Your current approach, that of explaining the story to the reader is not nearly as effective as making the reader feel they're living the scene in real-time, as the protagonist, because what you're doing at the moment is factual. But her viewpoint is emotional. Facts inform, but emotion entertains. And in the end, aren't we reading fiction to be entertained?

    The studying the make up part, I am portraying that she is seeing no point with that every day routine. She is losing all meaning or reasons in her life and she is giving up on life. So she doesn't see the point of little things like makeup

    You might want to re-read this article. It's the one I suggested before. It has the power to place the reader into the story as a participant.

    As another point, look at your dialog and think about your own conversations. You don't just exchange sentences. You hesitate, you rephrase, you interrupt, and do all the human things with which we convey emotion. How we say something matters just as much as what we say. Including that also helps the reader keep track of whose turn it is to talk.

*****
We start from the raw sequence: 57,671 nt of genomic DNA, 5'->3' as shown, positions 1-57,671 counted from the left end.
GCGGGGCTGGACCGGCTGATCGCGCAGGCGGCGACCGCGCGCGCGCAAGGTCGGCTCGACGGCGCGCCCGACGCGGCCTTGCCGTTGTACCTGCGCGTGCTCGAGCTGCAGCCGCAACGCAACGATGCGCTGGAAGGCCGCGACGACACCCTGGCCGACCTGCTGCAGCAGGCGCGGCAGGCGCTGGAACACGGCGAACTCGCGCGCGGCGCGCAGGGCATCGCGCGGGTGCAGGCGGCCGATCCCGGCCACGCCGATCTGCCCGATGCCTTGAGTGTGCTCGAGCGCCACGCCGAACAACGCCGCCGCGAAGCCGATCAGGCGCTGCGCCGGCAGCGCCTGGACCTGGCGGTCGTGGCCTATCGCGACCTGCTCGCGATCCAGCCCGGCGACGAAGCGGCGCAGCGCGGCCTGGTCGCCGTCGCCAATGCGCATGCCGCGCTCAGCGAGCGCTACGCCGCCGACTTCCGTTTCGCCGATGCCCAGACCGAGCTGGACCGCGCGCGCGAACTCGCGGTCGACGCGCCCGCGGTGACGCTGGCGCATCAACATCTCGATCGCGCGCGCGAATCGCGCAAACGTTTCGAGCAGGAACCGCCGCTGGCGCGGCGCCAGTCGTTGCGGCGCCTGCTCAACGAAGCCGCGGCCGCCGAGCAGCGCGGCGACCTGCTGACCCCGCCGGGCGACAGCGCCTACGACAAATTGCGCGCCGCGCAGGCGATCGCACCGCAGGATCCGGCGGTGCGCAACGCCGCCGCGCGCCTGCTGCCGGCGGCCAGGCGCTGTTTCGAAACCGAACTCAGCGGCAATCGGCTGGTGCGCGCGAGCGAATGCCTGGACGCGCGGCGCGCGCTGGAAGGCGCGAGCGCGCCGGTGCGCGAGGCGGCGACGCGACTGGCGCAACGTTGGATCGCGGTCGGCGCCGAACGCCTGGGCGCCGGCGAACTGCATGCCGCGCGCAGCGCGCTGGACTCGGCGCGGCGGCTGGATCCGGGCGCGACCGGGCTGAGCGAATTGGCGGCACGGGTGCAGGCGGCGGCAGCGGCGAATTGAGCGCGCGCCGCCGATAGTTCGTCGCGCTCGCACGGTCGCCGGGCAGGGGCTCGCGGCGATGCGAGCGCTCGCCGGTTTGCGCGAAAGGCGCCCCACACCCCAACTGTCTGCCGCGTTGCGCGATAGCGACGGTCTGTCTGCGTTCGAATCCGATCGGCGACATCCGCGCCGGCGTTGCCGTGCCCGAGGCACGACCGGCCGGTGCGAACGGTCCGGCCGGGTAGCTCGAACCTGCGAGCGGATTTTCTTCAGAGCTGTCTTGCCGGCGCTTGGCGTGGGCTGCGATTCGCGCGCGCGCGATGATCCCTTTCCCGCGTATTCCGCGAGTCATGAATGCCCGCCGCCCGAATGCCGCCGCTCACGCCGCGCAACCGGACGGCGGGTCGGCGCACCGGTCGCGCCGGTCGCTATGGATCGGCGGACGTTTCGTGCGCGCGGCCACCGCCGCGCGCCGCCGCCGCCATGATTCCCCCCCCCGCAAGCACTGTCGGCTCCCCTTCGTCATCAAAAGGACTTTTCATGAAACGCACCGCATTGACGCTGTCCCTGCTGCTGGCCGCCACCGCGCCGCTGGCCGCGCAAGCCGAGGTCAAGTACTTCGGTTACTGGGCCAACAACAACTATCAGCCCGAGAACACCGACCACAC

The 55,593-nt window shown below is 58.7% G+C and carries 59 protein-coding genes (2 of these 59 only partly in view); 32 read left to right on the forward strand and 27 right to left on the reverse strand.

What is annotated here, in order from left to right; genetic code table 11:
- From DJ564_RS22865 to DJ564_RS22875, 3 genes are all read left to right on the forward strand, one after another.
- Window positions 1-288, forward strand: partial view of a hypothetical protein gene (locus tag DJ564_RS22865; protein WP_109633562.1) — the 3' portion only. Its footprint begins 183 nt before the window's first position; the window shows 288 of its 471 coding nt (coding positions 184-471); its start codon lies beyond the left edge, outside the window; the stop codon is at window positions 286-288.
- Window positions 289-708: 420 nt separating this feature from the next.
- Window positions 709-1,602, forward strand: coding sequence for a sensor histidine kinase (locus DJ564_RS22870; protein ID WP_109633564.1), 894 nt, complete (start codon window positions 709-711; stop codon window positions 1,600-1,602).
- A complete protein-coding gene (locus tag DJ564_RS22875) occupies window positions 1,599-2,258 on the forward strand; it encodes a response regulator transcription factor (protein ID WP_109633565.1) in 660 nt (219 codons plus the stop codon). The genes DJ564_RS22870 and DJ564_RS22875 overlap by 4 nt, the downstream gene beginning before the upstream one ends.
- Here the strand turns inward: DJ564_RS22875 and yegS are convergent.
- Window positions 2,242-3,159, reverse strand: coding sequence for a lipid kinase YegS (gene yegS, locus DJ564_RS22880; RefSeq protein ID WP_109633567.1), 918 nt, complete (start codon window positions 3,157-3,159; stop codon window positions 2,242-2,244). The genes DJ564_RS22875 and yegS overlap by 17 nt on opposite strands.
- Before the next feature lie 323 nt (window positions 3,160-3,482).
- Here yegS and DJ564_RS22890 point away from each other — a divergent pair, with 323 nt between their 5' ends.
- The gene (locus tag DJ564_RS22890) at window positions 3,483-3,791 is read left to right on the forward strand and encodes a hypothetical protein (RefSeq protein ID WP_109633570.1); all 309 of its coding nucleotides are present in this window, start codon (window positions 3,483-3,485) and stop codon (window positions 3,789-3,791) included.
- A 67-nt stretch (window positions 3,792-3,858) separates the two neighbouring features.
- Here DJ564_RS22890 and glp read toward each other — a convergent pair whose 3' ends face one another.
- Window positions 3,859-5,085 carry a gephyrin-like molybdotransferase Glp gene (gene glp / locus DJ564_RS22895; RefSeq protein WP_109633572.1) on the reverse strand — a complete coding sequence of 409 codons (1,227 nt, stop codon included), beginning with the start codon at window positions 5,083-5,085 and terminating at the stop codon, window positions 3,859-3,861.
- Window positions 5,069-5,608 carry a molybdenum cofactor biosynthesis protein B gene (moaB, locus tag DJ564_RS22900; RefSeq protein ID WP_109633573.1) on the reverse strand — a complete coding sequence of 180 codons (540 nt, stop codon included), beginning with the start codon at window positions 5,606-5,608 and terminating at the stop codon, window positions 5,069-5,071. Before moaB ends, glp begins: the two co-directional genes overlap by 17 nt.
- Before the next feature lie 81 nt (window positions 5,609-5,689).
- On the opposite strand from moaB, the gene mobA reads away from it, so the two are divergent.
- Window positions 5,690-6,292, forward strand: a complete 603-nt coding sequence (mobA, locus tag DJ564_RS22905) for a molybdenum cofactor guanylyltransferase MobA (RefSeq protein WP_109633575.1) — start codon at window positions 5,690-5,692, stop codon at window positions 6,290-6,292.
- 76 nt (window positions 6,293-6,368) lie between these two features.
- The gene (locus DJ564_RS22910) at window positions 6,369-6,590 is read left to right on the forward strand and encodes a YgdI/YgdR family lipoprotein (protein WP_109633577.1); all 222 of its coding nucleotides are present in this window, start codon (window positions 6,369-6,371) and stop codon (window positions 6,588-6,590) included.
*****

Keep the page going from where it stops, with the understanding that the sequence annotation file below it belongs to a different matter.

Thanks. I did take your advice on this one. I was going to touch up the dialogue part of this scene and took your suggestions and used it.

    One of the two characters is the protagonist. And it's that character we care about. So if she reacts to something that's said, and must decide how to phrase her response so as to have a desired effect, the reader must know that. If not, she's not our protagonist, just a plot device.

    Neither of them are the protagonist. They are very important part of the actual protagonists life though and actually has a big part in why he is what he is.

    In short, if we're to take her as real she has to behave as a real person does.
    argh all that and I'm getting errors... I hope whatever I wrote above posts.


    Thanks as always for your input Jay.
    Last edited by DaBlaRR; 01-21-2016 at 03:19 PM.